But at about the seven-minute mark, you get what is a common brilliant use of music on Rescue Me. There’s a fire call, and the action slows as they approach and are then engulfed by the fire, gathering lost children and falling through doors, floors and then back to the street. The piece de resistance in this episode-ender is the suitcase. You should watch.

4. Addicted to addiction.
Addiction is a serious thing. It’s also seriously interesting to TV creators. You have your House, a taciturn but brilliant doctor played by Hugh Laurie. More recently, there’s Nurse Jackie, an unravelling hospital nurse played by Edie Falco. Other examples are legion. What distinguishes Rescue Me is that it takes addiction seriously but not too seriously.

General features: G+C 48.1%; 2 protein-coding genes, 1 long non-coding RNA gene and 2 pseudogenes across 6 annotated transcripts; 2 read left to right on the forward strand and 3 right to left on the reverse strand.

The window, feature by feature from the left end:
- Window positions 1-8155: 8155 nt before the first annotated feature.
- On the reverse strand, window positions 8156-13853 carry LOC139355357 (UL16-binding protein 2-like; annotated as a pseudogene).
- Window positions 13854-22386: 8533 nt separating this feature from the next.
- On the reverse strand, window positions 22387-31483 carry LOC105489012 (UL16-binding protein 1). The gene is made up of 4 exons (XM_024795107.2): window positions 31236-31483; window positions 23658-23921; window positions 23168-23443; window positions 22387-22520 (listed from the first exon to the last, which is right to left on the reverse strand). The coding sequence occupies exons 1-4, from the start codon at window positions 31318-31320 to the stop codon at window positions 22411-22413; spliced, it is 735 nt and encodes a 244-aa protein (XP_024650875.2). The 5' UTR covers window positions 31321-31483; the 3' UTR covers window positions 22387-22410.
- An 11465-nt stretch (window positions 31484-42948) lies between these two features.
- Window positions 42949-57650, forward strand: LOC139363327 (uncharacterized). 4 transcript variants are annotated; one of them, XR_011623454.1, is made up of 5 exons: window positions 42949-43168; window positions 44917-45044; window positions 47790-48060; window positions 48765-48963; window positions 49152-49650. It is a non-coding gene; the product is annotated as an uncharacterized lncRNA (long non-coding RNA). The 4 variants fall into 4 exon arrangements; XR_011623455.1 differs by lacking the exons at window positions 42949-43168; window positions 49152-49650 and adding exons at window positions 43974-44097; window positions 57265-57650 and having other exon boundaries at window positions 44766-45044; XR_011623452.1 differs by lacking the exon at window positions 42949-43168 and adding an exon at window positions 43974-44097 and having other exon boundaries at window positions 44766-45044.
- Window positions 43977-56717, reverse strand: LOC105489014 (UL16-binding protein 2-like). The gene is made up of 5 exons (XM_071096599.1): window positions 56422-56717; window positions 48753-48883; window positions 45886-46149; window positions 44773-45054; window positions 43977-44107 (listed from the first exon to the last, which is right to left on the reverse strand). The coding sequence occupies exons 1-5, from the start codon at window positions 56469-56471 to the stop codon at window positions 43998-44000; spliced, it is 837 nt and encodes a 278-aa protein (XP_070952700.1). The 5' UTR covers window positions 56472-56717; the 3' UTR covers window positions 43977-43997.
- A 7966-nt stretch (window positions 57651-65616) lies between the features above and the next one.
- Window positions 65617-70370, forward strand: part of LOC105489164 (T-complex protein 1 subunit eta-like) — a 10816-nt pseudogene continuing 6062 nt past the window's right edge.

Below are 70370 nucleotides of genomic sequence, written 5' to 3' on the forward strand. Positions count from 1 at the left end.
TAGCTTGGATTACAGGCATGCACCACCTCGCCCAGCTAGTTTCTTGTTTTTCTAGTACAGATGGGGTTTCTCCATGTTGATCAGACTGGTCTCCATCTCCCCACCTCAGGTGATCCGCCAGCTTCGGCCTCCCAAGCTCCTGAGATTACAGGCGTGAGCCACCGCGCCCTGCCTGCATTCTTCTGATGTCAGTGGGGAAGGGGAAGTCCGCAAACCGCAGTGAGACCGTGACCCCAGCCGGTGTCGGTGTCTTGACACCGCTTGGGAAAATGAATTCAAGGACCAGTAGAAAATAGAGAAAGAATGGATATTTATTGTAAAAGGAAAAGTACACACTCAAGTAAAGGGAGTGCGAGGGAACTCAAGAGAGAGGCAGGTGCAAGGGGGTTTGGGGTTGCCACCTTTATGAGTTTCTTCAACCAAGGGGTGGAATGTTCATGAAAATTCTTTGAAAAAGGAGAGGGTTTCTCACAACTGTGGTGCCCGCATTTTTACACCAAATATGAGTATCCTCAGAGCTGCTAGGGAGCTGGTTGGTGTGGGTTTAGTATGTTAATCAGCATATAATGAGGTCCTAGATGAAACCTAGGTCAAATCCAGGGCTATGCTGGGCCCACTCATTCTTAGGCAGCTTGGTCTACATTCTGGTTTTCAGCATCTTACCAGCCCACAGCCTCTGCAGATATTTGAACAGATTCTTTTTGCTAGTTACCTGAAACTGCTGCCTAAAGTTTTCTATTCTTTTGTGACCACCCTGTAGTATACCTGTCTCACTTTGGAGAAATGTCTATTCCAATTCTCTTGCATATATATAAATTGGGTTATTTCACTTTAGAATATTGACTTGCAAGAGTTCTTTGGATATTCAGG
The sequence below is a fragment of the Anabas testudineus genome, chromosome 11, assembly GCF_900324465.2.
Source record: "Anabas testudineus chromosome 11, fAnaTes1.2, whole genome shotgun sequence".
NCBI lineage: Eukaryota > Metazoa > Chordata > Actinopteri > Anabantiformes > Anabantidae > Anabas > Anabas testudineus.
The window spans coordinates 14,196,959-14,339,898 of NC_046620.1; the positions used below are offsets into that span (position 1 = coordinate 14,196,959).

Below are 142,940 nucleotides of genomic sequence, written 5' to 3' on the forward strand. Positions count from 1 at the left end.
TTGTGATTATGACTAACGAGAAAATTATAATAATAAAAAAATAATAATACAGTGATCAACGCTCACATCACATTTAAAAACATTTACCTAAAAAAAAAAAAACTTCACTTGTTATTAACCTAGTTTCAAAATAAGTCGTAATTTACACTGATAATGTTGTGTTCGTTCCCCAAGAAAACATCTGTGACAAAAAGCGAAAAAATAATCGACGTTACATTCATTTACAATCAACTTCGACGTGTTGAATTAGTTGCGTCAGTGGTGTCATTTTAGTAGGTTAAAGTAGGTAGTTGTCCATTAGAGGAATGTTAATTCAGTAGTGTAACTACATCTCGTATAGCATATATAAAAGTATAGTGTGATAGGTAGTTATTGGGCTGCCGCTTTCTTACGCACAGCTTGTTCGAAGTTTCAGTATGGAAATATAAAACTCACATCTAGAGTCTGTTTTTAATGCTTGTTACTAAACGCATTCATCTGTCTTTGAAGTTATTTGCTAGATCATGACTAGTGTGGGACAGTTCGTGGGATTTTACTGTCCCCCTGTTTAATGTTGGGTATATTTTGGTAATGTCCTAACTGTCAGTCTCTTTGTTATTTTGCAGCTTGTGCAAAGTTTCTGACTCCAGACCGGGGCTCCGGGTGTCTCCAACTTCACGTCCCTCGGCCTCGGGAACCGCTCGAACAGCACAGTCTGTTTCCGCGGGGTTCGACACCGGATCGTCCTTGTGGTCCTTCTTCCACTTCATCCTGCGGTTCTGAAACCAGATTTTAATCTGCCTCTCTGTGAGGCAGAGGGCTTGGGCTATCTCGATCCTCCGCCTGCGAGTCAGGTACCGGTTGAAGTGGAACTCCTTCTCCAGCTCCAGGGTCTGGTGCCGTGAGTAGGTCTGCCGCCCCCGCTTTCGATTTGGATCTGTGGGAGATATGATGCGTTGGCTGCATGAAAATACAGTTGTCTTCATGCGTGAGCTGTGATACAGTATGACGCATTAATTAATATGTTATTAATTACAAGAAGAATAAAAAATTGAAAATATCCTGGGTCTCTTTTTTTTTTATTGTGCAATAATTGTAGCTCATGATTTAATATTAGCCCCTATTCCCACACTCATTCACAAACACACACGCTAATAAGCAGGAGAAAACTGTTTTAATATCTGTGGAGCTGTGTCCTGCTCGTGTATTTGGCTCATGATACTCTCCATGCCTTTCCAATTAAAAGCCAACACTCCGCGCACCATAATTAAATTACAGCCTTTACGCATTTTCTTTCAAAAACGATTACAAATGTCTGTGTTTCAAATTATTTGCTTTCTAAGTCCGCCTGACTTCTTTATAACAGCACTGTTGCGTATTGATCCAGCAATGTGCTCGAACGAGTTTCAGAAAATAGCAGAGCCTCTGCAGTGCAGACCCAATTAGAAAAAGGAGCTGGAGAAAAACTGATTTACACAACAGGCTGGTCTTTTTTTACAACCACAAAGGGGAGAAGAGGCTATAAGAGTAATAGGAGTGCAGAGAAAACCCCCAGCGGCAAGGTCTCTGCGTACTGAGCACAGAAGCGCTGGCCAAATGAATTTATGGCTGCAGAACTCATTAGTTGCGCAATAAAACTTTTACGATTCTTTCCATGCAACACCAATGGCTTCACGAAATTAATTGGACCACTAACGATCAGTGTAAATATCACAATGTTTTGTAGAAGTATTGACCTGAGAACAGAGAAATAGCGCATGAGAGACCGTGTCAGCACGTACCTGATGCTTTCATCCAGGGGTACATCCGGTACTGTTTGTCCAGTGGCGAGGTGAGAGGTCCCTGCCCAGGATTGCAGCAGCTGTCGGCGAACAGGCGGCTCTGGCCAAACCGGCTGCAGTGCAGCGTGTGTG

Last season, Tommy went from being completely out of control to stone sober. The scene in which he and his surviving family stage their own AA group meeting was high camp. This season, where is Tommy going with his supposedly controlled drinking? Will he crash and burn before the season wraps up over the next three episodes? Or, now that he’s convinced his entire family to start drinking again, will that keep him in line? I like that his drinking is played for comedy and drama. I like the daring of it. I also like that it’s not neatly tied up. Shit happens and it keeps happening. And sometimes it’s funny.

5. Ensemble acting.

I’ll get my one beef out of the way: the broads get screwed. Literally and figuratively. Tommy’s ex, his mistress, his sister… okay his youngest daughter is exempt because of age — all female characters exist only to have sex with these guys. Sure, it’s a guy show, but still. It’s a little narrow for a show that has such long reach in so many other directions.